The Macro and the Micro: How Grizzly Bears and Insects Interact
By Tatum McConnell, Vital Ground Communications Intern
We often describe grizzly bears an umbrella species, since their generalist behaviors lead them to use different types of habitat conducive to a broad range of species. In this bear ecology blog series we’ll examine a few of the ways grizzlies truly act as generalists and impact many different kinds of species in an environment.
To kick us off we’ll look at one of my personal favorites—the intersection of the macro and the micro, how bears and insects interact in surprising ways and have major impacts on each other in the forests, grasslands, and alpine environments they call home.
Grizzlies and Bugs: A Tasty Snack
We often think of bears going after beehives for the sweet, sticky treat of honey. The real reason a bear would seek this source of nourishment, however, is the protein-packed bees and larvae inside. In fact, bears eat all kinds of insects, including ants, termites, bees, and wasps. My first thought when I learned this: how could a food source so tiny be worth getting swarmed by bees? Given their relative size, insects may seem like a surprising choice, but they contain about 80-90 percent protein, while chicken contains about 25 percent. Additionally, thanks to their heavy fur and thick skin, bears have a natural immunity to stings.
Bears will also dig through rotting wood to find the grubs hidden inside. Next time you’re out for a walk in bear country, look closely at any torn up logs—a claw mark or stray hair may reveal the presence of a grizzly or black bear.
For a bear seeking a heavy load of calories after a long winter hibernation, bees become a decent meal, but perhaps not the best. Research has found that insects may not always be a bear’s preferred food, since consumption must be higher in harsh conditions.
Grizzly Bears, Cutworm Moths, and the Mission Mountains Tribal Wilderness
For those plugged into the Western Montana conservation scene, you’ll know that the Confederated Salish Kootenai Tribes (CSKT) are some of the most forward-thinking conservationists around. One of their many wildlife protection efforts is the closing of the Mission Mountains Tribal Wilderness from August to early October to allow bears to feed on the cutworm moths that live there.
As the winged bugs migrate from meadows to alpine areas in search of wildflowers, bears bulldoze the talus rock-covered hillsides looking for moths. Without human interruptions, bears are free to spend precious energy on their search for food in the critical months leading up to hibernation. During this period, known as hyperphagia, bears pack on the fat that will provide their only source of nutrition for many months of rest. Brown bears in Alaska can eat a staggering 100,000 calories a day during hyperphagia, equivalent to 1,282 eggs! (Paul Newman has some serious competition.)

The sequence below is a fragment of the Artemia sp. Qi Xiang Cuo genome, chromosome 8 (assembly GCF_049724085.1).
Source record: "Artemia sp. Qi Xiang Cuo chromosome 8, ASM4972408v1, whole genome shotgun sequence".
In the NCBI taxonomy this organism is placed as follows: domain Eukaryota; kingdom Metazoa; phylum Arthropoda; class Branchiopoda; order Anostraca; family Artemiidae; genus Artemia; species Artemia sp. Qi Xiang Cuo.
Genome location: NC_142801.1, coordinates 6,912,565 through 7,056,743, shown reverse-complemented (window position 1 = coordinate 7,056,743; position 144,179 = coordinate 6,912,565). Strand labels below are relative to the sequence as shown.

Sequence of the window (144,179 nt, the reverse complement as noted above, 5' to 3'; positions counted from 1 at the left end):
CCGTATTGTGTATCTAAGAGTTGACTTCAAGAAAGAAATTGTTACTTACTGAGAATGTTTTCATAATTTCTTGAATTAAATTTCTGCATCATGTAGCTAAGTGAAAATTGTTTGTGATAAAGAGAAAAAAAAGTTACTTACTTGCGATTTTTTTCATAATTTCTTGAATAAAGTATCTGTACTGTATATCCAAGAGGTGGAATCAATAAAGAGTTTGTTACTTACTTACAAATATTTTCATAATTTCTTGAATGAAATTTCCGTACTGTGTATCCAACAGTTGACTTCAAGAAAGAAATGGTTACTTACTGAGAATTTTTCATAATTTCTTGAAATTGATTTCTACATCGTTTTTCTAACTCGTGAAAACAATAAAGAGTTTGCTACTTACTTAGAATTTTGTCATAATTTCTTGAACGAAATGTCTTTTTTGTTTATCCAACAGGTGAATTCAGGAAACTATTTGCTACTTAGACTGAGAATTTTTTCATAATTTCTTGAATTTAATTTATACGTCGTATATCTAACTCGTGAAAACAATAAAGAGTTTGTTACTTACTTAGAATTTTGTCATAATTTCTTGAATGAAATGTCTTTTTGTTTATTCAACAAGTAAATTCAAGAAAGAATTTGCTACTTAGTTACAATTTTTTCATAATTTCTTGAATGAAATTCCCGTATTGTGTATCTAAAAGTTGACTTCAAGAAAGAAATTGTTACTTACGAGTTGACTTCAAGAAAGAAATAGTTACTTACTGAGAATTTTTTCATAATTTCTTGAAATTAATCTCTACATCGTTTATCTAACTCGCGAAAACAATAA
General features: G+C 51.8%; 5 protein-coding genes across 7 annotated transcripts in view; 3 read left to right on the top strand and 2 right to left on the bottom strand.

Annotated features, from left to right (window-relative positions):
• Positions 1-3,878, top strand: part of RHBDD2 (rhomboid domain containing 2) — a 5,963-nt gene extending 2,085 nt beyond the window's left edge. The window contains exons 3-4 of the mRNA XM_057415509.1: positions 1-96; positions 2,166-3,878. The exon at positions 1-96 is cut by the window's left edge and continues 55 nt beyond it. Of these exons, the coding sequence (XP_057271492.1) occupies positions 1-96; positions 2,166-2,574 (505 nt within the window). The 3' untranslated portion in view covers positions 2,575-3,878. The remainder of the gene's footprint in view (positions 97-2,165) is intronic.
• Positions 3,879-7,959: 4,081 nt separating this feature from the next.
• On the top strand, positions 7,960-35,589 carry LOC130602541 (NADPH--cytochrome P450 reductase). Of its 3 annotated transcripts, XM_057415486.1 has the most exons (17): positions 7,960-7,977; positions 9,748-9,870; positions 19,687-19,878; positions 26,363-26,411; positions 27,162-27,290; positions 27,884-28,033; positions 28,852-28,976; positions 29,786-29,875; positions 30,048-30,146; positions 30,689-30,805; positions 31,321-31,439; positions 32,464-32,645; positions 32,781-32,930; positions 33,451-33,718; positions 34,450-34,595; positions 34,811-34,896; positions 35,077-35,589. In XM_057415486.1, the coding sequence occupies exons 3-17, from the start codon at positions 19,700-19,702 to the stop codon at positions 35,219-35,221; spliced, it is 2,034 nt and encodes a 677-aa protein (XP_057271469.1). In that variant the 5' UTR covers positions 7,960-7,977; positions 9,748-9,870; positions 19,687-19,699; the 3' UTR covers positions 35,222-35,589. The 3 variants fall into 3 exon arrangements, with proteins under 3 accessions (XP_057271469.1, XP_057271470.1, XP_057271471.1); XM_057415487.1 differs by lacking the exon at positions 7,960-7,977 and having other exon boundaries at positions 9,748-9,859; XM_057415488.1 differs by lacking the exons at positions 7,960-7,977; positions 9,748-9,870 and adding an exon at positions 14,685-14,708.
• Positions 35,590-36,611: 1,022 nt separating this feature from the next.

I spoke with Dale Becker, a wildlife manager for CSKT, who explained that the closure is an essential part of protecting bears on the Flathead Reservation. He said he’s always known users of the tribal wilderness to appreciate the closure’s value toward protecting grizzlies. In recent years they’ve seen somewhat of a decrease in bears in the talus fields during their observational flights. He explained that this could be due to bad luck on the days they fly or because bears can hear the helicopter from far off. However, he has concerns that due to high grizzly bear mortality, the habit of using that area as a feeding ground isn’t being passed down to younger bears. Vital Ground supports many conflict mitigation efforts, including an electric fencing collaboration with the CSKT, in the hopes of decreasing these mortality concerns and giving bears the best chance we can.
Bears and the Food Web
Recent research conducted in Colorado has uncovered how black bears’ consumption of ants leads to better plant growth, particularly for the pollinator-friendly rabbitbrush. The reduction of ants creates a reduction in herbivorous treehoppers that have a mutualistic relationship with ants, meaning that each species provides a benefit to the other. With fewer treehoppers scientists observed an increase in rabbitbrush in the study area.
This challenges the traditional view of “trophic cascades”—an ecological model with a large predator on top and intermediate levels all the way down to plant life. In this case, instead of a food chain, we can look to the impacts of bears’ insect consumption as evidence of a food web, with complex interactions between many levels. As stated in the study, “[d]isturbances to predators can destabilize food webs and alter ecosystem functioning…”
Vital Ground and the Habitat Umbrella
The deep connection between bears and insects goes to show how crucial Vital Ground’s habitat protection work is for not only grizzlies, but also the many species—both large and small—that share the Great Bear’s range. Protecting and connecting key habitat benefits all walks of life, and it comes back to impact our own lives, too. The evolution of the landscapes we enjoy and thrive off of today does not occur in a vacuum—each piece interacts with each other in countless ways. To remove any species is to alter that balance and have impacts we may have yet to discover.